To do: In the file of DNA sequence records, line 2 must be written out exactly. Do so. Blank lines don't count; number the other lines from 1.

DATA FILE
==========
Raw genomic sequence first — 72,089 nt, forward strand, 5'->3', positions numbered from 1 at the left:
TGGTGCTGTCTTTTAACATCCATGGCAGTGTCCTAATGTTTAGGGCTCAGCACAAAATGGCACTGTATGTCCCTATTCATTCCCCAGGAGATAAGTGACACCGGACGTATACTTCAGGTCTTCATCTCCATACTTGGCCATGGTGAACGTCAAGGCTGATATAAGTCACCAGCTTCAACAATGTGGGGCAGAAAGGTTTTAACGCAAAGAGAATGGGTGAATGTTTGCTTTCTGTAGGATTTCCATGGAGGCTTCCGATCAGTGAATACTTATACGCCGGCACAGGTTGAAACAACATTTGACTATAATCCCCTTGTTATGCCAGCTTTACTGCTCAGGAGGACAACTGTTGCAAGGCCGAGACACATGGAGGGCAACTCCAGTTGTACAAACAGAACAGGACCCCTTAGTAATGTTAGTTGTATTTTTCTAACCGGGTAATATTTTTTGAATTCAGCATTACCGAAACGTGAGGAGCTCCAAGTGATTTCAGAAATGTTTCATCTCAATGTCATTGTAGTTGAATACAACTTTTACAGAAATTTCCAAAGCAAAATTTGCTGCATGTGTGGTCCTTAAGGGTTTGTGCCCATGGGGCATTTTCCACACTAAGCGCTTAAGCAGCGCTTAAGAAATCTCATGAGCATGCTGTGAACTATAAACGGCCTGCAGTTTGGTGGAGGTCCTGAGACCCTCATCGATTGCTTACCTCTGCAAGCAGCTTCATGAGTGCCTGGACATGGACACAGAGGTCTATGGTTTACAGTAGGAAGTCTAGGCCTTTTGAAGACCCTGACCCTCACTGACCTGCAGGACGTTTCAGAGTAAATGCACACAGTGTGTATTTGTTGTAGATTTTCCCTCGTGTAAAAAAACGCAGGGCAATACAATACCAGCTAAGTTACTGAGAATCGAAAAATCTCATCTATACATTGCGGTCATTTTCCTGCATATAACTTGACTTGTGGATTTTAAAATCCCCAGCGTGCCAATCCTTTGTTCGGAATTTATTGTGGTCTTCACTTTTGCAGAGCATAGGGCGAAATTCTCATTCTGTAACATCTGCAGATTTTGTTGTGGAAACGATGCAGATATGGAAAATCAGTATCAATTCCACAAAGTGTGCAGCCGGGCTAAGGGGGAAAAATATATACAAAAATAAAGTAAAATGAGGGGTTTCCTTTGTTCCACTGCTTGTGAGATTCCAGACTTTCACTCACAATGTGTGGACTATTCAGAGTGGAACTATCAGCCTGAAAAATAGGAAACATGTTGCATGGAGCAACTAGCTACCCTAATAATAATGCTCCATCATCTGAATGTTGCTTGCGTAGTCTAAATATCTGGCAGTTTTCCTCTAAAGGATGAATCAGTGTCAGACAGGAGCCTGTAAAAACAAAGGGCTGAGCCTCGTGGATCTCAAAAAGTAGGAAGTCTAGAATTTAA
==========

TGGTGCTGTCTTTTAACATCCATGGCAGTGTCCTAATGTTTAGGGCTCAGCACAAAATGGCACTGTATGTCCCTATTCATTCCCCAGGAGATAAGTGACACCGGACGTATACTTCAGGTCTTCATCTCCATACTTGGCCATGGTGAACGTCAAGGCTGATATAAGTCACCAGCTTCAACAATGTGGGGCAGAAAGGTTTTAACGCAAAGAGAATGGGTGAATGTTTGCTTTCTGTAGGATTTCCATGGAGGCTTCCGATCAGTGAATACTTATACGCCGGCACAGGTTGAAACAACATTTGACTATAATCCCCTTGTTATGCCAGCTTTACTGCTCAGGAGGACAACTGTTGCAAGGCCGAGACACATGGAGGGCAACTCCAGTTGTACAAACAGAACAGGACCCCTTAGTAATGTTAGTTGTATTTTTCTAACCGGGTAATATTTTTTGAATTCAGCATTACCGAAACGTGAGGAGCTCCAAGTGATTTCAGAAATGTTTCATCTCAATGTCATTGTAGTTGAATACAACTTTTACAGAAATTTCCAAAGCAAAATTTGCTGCATGTGTGGTCCTTAAGGGTTTGTGCCCATGGGGCATTTTCCACACTAAGCGCTTAAGCAGCGCTTAAGAAATCTCATGAGCATGCTGTGAACTATAAACGGCCTGCAGTTTGGTGGAGGTCCTGAGACCCTCATCGATTGCTTACCTCTGCAAGCAGCTTCATGAGTGCCTGGACATGGACACAGAGGTCTATGGTTTACAGTAGGAAGTCTAGGCCTTTTGAAGACCCTGACCCTCACTGACCTGCAGGACGTTTCAGAGTAAATGCACACAGTGTGTATTTGTTGTAGATTTTCCCTCGTGTAAAAAAACGCAGGGCAATACAATACCAGCTAAGTTACTGAGAATCGAAAAATCTCATCTATACATTGCGGTCATTTTCCTGCATATAACTTGACTTGTGGATTTTAAAATCCCCAGCGTGCCAATCCTTTGTTCGGAATTTATTGTGGTCTTCACTTTTGCAGAGCATAGGGCGAAATTCTCATTCTGTAACATCTGCAGATTTTGTTGTGGAAACGATGCAGATATGGAAAATCAGTATCAATTCCACAAAGTGTGCAGCCGGGCTAAGGGGGAAAAATATATACAAAAATAAAGTAAAATGAGGGGTTTCCTTTGTTCCACTGCTTGTGAGATTCCAGACTTTCACTCACAATGTGTGGACTATTCAGAGTGGAACTATCAGCCTGAAAAATAGGAAACATGTTGCATGGAGCAACTAGCTACCCTAATAATAATGCTCCATCATCTGAATGTTGCTTGCGTAGTCTAAATATCTGGCAGTTTTCCTCTAAAGGATGAATCAGTGTCAGACAGGAGCCTGTAAAAACAAAGGGCTGAGCCTCGTGGATCTCAAAAAGTAGGAAGTCTAGAATTTAA